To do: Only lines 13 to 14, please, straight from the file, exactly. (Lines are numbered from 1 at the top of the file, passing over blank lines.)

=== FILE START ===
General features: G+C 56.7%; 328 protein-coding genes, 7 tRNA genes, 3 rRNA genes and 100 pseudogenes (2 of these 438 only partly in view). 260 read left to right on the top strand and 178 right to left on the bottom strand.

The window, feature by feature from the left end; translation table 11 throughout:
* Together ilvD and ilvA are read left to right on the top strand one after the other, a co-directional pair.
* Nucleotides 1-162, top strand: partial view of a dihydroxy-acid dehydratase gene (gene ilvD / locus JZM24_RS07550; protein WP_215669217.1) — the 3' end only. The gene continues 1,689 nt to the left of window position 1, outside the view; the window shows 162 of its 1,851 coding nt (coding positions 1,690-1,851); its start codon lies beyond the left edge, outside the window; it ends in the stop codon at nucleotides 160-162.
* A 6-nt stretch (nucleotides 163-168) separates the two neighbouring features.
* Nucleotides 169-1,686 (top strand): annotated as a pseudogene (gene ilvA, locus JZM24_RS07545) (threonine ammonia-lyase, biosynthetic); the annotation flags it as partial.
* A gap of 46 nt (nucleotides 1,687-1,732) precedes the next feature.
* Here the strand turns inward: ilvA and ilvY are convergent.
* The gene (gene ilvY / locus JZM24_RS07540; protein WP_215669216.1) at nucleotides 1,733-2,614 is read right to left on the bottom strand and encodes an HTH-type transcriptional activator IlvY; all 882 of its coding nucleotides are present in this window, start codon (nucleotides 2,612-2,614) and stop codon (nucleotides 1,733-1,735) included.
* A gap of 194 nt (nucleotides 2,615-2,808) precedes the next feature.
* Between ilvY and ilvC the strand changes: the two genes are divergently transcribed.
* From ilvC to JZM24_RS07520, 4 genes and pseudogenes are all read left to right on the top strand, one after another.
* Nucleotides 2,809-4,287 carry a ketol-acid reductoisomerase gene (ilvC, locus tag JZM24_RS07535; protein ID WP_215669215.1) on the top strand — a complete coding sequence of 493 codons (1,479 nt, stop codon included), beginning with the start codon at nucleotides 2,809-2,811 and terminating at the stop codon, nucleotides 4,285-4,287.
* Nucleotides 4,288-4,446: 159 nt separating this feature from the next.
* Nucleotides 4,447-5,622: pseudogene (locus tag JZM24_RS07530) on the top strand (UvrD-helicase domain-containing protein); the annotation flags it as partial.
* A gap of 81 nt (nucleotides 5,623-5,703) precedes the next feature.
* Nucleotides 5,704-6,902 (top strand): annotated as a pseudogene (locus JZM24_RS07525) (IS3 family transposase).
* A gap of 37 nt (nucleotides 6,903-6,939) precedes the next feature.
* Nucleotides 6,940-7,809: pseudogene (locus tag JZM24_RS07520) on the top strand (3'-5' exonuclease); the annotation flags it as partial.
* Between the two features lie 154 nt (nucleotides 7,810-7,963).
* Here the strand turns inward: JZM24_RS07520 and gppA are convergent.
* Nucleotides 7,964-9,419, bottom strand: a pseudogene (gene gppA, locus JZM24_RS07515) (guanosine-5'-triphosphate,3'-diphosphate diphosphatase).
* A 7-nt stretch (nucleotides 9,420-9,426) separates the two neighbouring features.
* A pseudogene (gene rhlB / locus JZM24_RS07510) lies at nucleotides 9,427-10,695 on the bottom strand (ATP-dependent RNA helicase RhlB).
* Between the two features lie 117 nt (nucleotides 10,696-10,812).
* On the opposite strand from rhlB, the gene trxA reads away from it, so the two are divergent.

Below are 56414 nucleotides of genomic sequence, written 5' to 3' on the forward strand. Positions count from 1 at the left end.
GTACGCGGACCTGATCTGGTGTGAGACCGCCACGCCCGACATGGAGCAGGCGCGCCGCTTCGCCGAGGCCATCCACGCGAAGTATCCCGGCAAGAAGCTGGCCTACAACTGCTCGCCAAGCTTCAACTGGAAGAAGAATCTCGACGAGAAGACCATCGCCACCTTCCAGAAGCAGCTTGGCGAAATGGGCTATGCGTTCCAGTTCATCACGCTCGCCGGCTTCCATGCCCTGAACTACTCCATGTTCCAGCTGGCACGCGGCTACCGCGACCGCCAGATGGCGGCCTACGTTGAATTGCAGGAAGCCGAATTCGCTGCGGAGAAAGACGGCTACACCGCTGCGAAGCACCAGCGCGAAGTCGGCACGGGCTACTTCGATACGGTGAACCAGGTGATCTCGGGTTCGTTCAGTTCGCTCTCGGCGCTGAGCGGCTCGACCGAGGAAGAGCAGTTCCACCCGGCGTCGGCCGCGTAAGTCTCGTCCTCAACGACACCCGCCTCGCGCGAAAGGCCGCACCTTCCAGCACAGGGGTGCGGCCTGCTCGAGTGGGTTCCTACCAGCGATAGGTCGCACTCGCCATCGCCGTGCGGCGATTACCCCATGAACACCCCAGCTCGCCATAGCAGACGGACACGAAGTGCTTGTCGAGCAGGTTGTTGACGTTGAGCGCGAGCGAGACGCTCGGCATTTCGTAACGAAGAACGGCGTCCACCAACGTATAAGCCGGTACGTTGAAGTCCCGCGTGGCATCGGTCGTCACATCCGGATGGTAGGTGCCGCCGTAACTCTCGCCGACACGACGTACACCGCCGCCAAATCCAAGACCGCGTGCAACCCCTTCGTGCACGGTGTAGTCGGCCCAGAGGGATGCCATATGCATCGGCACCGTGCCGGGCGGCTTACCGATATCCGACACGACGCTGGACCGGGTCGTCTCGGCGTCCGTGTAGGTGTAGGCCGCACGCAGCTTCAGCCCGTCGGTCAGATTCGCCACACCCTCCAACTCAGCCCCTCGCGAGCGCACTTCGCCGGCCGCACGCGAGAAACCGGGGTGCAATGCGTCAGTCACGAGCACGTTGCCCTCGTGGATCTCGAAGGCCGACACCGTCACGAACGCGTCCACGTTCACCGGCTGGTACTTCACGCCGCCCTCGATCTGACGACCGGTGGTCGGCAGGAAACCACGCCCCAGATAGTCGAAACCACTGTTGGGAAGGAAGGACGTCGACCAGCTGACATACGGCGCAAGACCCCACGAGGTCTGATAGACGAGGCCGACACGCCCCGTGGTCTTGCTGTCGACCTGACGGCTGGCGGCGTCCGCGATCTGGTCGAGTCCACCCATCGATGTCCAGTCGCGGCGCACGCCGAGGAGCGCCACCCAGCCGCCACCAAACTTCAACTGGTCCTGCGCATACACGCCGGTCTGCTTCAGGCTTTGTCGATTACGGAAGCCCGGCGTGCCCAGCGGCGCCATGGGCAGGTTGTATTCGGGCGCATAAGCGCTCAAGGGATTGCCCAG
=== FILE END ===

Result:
* Nucleotides 2,809-4,287 carry a ketol-acid reductoisomerase gene (ilvC, locus tag JZM24_RS07535; protein ID WP_215669215.1) on the top strand — a complete coding sequence of 493 codons (1,479 nt, stop codon included), beginning with the start codon at nucleotides 2,809-2,811 and terminating at the stop codon, nucleotides 4,285-4,287.
* Nucleotides 4,288-4,446: 159 nt separating this feature from the next.